At summary judgment, a court's function is not to weigh the evidence and determine the truth, but to determine whether there is a genuine issue for trial. See Anderson v. Liberty Lobby, Inc., 477 U.S. 242, 249 (1986). The evidence of the nonmovant is "to be believed, and all justifiable inferences are to be drawn in his favor." Id. at 255. But if the evidence of the nonmoving party is merely colorable or is not significantly probative, summary judgment may be granted. See id. at 249-50.

Plaintiff's motion for summary judgment is two hand-written paragraphs. Plaintiff's sole assertion is that there is "no genuine issue of material fact' with regards to whether or not all four of the defendants owed a duty to the plaintiff to help him" cure his hepatitis C by "treating him with interferon and ribavirin for a period of six consecutive months." (Doc. # 7). Based on only this statement and no supporting evidence or documents, plaintiff asserts that summary judgment is appropriate.

Plaintiff does not address or discuss a single element necessary to meet the prima facie case for any of the eight claims he asserts in his complaint. The court does not feel it necessary to painstakingly outline the elements to establish each prima facie case for plaintiff's eight causes of action.[1]

Plaintiff has failed to meet the standard for the court to grant him summary judgment. Plaintiff submits no evidence to support his claim that "all four defendants owed [him] a duty" to help him cure his hepatitis C. (Doc. # 1). Accordingly, plaintiff's motion for summary judgment with respect to all causes of actions will be denied.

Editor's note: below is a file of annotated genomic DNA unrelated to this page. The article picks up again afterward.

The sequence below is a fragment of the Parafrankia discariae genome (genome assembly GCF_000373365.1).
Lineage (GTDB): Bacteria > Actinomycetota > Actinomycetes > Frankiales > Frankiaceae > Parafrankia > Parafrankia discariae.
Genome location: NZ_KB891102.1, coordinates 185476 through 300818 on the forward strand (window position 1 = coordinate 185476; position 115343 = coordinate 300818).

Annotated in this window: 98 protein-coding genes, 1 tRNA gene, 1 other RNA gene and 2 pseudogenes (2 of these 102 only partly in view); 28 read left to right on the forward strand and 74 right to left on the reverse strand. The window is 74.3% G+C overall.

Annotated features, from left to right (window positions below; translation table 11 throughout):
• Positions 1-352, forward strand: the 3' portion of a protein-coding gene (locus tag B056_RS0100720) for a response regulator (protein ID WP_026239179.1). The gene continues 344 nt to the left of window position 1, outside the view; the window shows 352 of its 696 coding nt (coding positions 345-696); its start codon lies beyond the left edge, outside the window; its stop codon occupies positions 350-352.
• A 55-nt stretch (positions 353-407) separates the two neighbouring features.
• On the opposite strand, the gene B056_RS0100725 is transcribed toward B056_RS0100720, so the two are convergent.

D. Plaintiff's motion for declaratory judgment (doc. # 6)

The Declaratory Judgment Act provides that "any court of the United States, upon the filing of an appropriate pleading, may declare the rights and other legal relations of any interested party seeking such declaration." 28 U.S.C. § 2201(a). Under the Declaratory Judgment Act, district courts have "substantial discretion" to decline to exercise jurisdiction over an action for declaratory relief. Wilton v. Seven Falls Co., 515 U.S. 277, 286 (1995).

As an initial matter, declaratory relief is a remedy and not a separate cause of action. See Freeto v. Litton Loan Serv., LP, no. 3:09-cv-754, 2011 WL 112183, at *3 (D. Nev. Jan. 12, 2011) (dismissing claims for declaratory relief and permanent injunction because those remedies may only "be afforded to a party after he has sufficiently established and proven his claims"); see also Stock West, Inc. v. Confederated Tribes of Coville Reservations, 873 F.2d. 1221, 1225 (9th Cir. 1989) (holding that declaratory judgment does not create substantive cause of action).

Plaintiff's motion for declaratory judgment is also two hand-written paragraphs. (Doc. # 6). Plaintiff asks the court for a declaratory judgment that all four defendants owed him a duty to assist him with finding a hepatologist and/or gastroenterologist to administer the appropriate treatment to cure his hepatitis C. (Doc. # 6). Because plaintiff's motion for summary judgment is denied, plaintiff's motion for declaratory judgment is also denied.

E. Plaintiff's motion for default judgment (doc. # 8)

Default judgment is appropriate "when a party against whom a judgment for affirmative relief is sought has failed to plead or otherwise defend, and that failure is shown by affidavit or otherwise...." Fed.R.Civ.P. 55(a). Federal Rule of Civil Procedure 55(b)(2) provides that "a court may enter a default judgment after the party seeking default applies to the clerk of the court as required by subsection (a) of this rule." Fed.R.Civ.P. 55(b)(2).